Today’s Q&A looks at why women censor their voices in relationships–with men. I do think that underneath Candy’s question is the deeper one of gender, and the ways we “show up” for the people in our lives.
I was texting with a lover last night–he was sharing sweet memories (I’m trying to break up with him) and I made a few jokingly critical comments about how he always tries to use sweet talk to coax me back. He got upset and felt I was treating him unfairly. I apologized, but he didn’t reply. A few hours later I sent him an apology email. I basically told him what a great guy he was and apologized for my being too harsh. When I woke up the next morning I realized that I meant what I had said in my text and that there was no reason to really apologize so I sent another email withdrawing my apology. He retorted by saying I was obviously bitter and unhappy! Why do I have such a hard time speaking what I feel when I’m with men, or maybe it’s just this one? I’m in my early 50’s and have been seeing this guy for a while.
Oh my. So you decided to drop the “nice girl” act and speak what was true for you? Is that it? And he couldn’t handle it, right?
Isn’t it strange that the first thing we, women, do is rush to make peace. Women have been raised to be the peace keepers, to be the nice ones. We smooth out arguments if we have kids and they’re squabbling. We rush to take care of others. And we often put our own needs last. I think what you’re discovering here is some need you have to make him happy. Or to make him want you? It feels unsettling when someone is upset with us. If he’s unhappy or angry that’s his stuff. That is how he’s chosen to react rather than try to understand what led you to express those kind of feelings.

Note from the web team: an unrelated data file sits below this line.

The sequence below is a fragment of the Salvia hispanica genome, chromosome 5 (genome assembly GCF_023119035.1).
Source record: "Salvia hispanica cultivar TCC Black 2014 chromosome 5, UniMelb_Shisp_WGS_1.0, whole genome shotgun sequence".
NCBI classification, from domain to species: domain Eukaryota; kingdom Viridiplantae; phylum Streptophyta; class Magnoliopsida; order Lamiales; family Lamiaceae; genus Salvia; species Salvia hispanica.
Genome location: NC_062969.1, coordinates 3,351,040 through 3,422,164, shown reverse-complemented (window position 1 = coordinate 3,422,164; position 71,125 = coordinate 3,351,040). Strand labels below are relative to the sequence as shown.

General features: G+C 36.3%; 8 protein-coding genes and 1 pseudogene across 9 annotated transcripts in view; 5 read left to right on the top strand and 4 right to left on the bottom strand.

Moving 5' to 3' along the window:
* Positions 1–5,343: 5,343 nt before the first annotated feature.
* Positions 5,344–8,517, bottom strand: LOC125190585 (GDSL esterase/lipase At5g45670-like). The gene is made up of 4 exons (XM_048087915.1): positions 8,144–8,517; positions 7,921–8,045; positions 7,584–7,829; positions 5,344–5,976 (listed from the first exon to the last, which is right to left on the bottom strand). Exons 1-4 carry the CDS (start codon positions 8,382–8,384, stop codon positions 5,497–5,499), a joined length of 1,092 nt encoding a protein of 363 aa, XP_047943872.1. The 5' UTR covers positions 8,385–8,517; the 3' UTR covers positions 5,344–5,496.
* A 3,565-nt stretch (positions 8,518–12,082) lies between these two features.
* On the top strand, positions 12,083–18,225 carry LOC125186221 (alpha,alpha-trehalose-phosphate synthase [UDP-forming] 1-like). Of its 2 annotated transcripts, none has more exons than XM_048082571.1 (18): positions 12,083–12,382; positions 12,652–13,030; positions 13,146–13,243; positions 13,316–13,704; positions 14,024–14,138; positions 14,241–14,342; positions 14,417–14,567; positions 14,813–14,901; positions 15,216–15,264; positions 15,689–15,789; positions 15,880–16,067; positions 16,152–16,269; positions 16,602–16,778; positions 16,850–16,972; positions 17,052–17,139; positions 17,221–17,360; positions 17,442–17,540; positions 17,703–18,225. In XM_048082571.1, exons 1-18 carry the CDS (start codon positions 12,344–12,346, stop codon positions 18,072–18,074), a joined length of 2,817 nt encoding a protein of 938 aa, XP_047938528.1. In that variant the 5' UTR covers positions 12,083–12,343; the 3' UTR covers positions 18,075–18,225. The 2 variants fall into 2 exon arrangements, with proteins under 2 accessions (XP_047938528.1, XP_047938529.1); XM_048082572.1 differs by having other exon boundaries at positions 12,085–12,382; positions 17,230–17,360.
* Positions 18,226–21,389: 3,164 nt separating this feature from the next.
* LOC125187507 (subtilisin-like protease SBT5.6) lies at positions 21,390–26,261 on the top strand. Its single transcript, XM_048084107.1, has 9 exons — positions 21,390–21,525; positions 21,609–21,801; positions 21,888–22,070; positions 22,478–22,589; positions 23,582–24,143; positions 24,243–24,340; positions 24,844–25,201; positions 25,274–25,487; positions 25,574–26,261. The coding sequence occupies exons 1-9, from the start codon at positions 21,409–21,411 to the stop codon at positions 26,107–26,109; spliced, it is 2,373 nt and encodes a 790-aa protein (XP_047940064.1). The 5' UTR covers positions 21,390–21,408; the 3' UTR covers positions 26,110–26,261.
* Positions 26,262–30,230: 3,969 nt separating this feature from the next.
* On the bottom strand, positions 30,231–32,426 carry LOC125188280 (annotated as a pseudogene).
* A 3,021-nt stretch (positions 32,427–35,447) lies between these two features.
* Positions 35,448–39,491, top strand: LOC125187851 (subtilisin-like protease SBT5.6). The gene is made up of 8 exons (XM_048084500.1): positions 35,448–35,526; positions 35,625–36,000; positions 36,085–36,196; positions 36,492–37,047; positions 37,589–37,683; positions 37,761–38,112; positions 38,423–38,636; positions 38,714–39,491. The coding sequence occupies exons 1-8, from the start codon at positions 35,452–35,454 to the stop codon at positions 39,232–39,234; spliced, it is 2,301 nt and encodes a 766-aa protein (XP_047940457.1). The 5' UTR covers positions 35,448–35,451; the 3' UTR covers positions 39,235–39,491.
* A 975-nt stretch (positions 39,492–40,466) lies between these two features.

As I shared in my last article, I used to worry about my being lovable enough. I was made to understand that being too direct with boys wasn’t a good thing–so I learned to squash those thoughts and words down. I learned to silence myself. It sounds like you did something similar when you decided to apology for sharing your thoughts and making him feel uncomfortable. And, by the way, you didn’t make him feel uncomfortable–he did that to himself.
And here’s the thing.
The people who truly love us have to be able to deal with our ups and downs. Our quiet moments, our ecstasy, or sadness, our discomfort with things. Our frustration. It’s not going to be easy all the time. But we have to embrace our light and our dark sides. Real relationships are not all sparkles and rainbows. It is unrealistic to try in live in that bubble of “happily ever after”. Because shit happens and we have to deal with it.
You get to have the full range of feelings–without apology. You get to feel a little neglected, overworked, not interested in sex, feisty–whatever. Don’t apologize for feeling what you feel.
Denying your feelings and censoring your voice is not the answer to problems within a relationship. Communication is where to start. Examine the situation and try to figure out what bugged you and why? Remember the focus is on communicating, not arguing. This is about owning your feelings and giving your partner the space to do the same.
The most dangerous thing you can do in a relationship is self-censor–particularly if the goal is to keep someone else happy. Because you can’t make them happy. You aren’t responsible for their feelings. And you get to own yours.